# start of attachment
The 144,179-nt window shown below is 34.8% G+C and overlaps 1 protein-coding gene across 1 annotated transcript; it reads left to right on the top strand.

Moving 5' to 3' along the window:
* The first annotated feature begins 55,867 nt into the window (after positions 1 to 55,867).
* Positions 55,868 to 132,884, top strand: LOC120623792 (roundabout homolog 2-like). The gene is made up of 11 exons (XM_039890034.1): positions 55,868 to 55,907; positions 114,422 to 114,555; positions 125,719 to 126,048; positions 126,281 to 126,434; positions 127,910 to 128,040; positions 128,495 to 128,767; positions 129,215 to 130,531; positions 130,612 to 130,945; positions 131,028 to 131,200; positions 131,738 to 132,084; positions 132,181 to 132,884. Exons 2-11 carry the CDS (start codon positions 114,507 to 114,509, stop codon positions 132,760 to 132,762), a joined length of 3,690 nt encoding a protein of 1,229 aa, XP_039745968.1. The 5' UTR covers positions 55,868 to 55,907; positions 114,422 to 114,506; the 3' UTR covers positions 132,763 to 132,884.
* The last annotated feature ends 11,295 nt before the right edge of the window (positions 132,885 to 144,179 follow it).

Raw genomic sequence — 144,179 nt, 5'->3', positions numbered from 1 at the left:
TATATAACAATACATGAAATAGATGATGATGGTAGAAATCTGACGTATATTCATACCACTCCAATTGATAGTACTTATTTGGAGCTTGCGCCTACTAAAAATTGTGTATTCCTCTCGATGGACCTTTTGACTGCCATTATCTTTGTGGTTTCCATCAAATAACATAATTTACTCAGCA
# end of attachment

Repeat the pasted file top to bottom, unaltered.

The 144,179-nt window shown below is 34.8% G+C and overlaps 1 protein-coding gene across 1 annotated transcript; it reads left to right on the top strand.

Moving 5' to 3' along the window:
* The first annotated feature begins 55,867 nt into the window (after positions 1 to 55,867).
* Positions 55,868 to 132,884, top strand: LOC120623792 (roundabout homolog 2-like). The gene is made up of 11 exons (XM_039890034.1): positions 55,868 to 55,907; positions 114,422 to 114,555; positions 125,719 to 126,048; positions 126,281 to 126,434; positions 127,910 to 128,040; positions 128,495 to 128,767; positions 129,215 to 130,531; positions 130,612 to 130,945; positions 131,028 to 131,200; positions 131,738 to 132,084; positions 132,181 to 132,884. Exons 2-11 carry the CDS (start codon positions 114,507 to 114,509, stop codon positions 132,760 to 132,762), a joined length of 3,690 nt encoding a protein of 1,229 aa, XP_039745968.1. The 5' UTR covers positions 55,868 to 55,907; positions 114,422 to 114,506; the 3' UTR covers positions 132,763 to 132,884.
* The last annotated feature ends 11,295 nt before the right edge of the window (positions 132,885 to 144,179 follow it).

Raw genomic sequence — 144,179 nt, 5'->3', positions numbered from 1 at the left:
TATATAACAATACATGAAATAGATGATGATGGTAGAAATCTGACGTATATTCATACCACTCCAATTGATAGTACTTATTTGGAGCTTGCGCCTACTAAAAATTGTGTATTCCTCTCGATGGACCTTTTGACTGCCATTATCTTTGTGGTTTCCATCAAATAACATAATTTACTCAGCA